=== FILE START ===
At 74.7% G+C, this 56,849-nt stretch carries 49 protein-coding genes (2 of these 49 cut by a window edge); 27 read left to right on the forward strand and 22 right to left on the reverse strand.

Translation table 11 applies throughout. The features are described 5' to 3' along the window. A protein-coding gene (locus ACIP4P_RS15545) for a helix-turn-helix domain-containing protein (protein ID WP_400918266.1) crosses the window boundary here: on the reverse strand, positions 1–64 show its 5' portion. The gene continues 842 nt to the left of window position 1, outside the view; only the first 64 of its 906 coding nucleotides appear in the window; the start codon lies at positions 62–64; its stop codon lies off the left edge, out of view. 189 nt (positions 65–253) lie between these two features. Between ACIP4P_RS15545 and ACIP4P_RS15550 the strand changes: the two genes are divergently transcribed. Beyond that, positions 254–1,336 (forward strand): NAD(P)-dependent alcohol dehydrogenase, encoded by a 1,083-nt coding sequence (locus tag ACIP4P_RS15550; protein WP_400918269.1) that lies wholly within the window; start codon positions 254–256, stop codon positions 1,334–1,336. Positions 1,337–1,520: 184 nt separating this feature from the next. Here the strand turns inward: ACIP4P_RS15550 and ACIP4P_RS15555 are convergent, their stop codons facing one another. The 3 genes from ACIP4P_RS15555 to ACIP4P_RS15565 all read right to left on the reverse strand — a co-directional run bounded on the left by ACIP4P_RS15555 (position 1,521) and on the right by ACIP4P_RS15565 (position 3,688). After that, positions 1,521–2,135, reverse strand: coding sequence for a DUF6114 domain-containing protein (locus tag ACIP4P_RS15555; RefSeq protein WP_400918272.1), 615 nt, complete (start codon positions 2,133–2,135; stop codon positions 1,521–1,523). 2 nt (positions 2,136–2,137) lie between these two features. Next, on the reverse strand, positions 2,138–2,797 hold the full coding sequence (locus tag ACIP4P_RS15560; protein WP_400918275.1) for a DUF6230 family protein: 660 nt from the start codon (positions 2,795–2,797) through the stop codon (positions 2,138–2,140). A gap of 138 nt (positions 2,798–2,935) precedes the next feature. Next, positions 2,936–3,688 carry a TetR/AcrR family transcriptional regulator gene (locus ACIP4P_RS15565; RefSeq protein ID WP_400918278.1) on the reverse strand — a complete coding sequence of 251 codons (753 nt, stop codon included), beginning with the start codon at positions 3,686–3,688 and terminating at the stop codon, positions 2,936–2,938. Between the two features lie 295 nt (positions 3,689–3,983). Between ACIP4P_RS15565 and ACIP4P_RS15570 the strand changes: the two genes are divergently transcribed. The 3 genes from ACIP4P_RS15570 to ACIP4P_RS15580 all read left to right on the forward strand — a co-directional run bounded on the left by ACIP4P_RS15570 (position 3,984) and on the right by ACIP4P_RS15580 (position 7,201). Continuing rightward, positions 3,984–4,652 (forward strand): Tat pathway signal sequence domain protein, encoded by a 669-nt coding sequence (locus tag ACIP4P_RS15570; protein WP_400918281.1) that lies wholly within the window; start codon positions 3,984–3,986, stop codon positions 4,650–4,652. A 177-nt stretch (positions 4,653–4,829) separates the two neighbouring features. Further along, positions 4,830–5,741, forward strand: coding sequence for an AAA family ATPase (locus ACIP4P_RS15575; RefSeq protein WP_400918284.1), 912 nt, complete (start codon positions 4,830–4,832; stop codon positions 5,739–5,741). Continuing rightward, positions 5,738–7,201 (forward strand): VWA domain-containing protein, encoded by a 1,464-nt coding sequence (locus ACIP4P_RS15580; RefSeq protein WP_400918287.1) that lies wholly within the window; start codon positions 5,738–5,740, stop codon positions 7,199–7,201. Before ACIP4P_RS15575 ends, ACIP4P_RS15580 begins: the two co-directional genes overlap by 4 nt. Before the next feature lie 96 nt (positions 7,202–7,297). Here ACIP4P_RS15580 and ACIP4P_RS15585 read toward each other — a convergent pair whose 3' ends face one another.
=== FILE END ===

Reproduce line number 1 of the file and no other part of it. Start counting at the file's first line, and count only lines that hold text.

At 74.7% G+C, this 56,849-nt stretch carries 49 protein-coding genes (2 of these 49 cut by a window edge); 27 read left to right on the forward strand and 22 right to left on the reverse strand.